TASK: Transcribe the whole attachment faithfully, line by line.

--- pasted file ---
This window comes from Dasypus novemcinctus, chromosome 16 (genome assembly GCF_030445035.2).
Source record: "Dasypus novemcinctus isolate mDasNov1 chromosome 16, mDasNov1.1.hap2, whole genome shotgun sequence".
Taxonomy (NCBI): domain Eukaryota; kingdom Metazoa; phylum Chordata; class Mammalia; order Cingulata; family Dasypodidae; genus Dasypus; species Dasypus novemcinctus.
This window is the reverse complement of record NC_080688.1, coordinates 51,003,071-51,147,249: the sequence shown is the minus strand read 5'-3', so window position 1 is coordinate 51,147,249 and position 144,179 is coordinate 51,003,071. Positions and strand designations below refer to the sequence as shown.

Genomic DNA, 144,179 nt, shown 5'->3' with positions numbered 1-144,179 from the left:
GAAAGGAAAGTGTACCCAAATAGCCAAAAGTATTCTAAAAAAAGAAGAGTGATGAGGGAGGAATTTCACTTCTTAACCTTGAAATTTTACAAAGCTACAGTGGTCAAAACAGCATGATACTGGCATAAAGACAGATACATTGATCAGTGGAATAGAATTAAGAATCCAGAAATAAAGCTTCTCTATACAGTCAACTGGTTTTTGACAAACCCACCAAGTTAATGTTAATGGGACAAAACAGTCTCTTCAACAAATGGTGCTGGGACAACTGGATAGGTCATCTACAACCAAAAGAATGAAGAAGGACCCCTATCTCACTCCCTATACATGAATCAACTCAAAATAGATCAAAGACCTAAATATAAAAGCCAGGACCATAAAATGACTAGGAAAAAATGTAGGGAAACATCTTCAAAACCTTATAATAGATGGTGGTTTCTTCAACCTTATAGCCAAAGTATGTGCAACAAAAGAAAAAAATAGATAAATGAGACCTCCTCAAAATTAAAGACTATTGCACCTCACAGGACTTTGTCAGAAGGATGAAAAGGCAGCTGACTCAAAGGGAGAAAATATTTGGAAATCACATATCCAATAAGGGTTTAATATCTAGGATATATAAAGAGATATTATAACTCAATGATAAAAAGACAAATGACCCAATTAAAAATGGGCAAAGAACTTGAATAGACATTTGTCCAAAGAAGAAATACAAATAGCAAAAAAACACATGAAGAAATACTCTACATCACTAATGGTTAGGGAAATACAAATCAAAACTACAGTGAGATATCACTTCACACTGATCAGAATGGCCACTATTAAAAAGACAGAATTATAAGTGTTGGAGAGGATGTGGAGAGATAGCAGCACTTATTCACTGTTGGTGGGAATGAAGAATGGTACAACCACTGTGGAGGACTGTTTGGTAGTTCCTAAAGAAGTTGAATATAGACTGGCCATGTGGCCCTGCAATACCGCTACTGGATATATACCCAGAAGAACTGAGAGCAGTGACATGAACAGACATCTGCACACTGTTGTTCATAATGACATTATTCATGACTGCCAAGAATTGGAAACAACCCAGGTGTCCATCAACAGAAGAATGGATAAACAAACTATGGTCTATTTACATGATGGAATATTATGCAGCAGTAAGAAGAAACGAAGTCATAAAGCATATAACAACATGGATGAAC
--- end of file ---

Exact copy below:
This window comes from Dasypus novemcinctus, chromosome 16 (genome assembly GCF_030445035.2).
Source record: "Dasypus novemcinctus isolate mDasNov1 chromosome 16, mDasNov1.1.hap2, whole genome shotgun sequence".
Taxonomy (NCBI): domain Eukaryota; kingdom Metazoa; phylum Chordata; class Mammalia; order Cingulata; family Dasypodidae; genus Dasypus; species Dasypus novemcinctus.
This window is the reverse complement of record NC_080688.1, coordinates 51,003,071-51,147,249: the sequence shown is the minus strand read 5'-3', so window position 1 is coordinate 51,147,249 and position 144,179 is coordinate 51,003,071. Positions and strand designations below refer to the sequence as shown.

Genomic DNA, 144,179 nt, shown 5'->3' with positions numbered 1-144,179 from the left:
GAAAGGAAAGTGTACCCAAATAGCCAAAAGTATTCTAAAAAAAGAAGAGTGATGAGGGAGGAATTTCACTTCTTAACCTTGAAATTTTACAAAGCTACAGTGGTCAAAACAGCATGATACTGGCATAAAGACAGATACATTGATCAGTGGAATAGAATTAAGAATCCAGAAATAAAGCTTCTCTATACAGTCAACTGGTTTTTGACAAACCCACCAAGTTAATGTTAATGGGACAAAACAGTCTCTTCAACAAATGGTGCTGGGACAACTGGATAGGTCATCTACAACCAAAAGAATGAAGAAGGACCCCTATCTCACTCCCTATACATGAATCAACTCAAAATAGATCAAAGACCTAAATATAAAAGCCAGGACCATAAAATGACTAGGAAAAAATGTAGGGAAACATCTTCAAAACCTTATAATAGATGGTGGTTTCTTCAACCTTATAGCCAAAGTATGTGCAACAAAAGAAAAAAATAGATAAATGAGACCTCCTCAAAATTAAAGACTATTGCACCTCACAGGACTTTGTCAGAAGGATGAAAAGGCAGCTGACTCAAAGGGAGAAAATATTTGGAAATCACATATCCAATAAGGGTTTAATATCTAGGATATATAAAGAGATATTATAACTCAATGATAAAAAGACAAATGACCCAATTAAAAATGGGCAAAGAACTTGAATAGACATTTGTCCAAAGAAGAAATACAAATAGCAAAAAAACACATGAAGAAATACTCTACATCACTAATGGTTAGGGAAATACAAATCAAAACTACAGTGAGATATCACTTCACACTGATCAGAATGGCCACTATTAAAAAGACAGAATTATAAGTGTTGGAGAGGATGTGGAGAGATAGCAGCACTTATTCACTGTTGGTGGGAATGAAGAATGGTACAACCACTGTGGAGGACTGTTTGGTAGTTCCTAAAGAAGTTGAATATAGACTGGCCATGTGGCCCTGCAATACCGCTACTGGATATATACCCAGAAGAACTGAGAGCAGTGACATGAACAGACATCTGCACACTGTTGTTCATAATGACATTATTCATGACTGCCAAGAATTGGAAACAACCCAGGTGTCCATCAACAGAAGAATGGATAAACAAACTATGGTCTATTTACATGATGGAATATTATGCAGCAGTAAGAAGAAACGAAGTCATAAAGCATATAACAACATGGATGAAC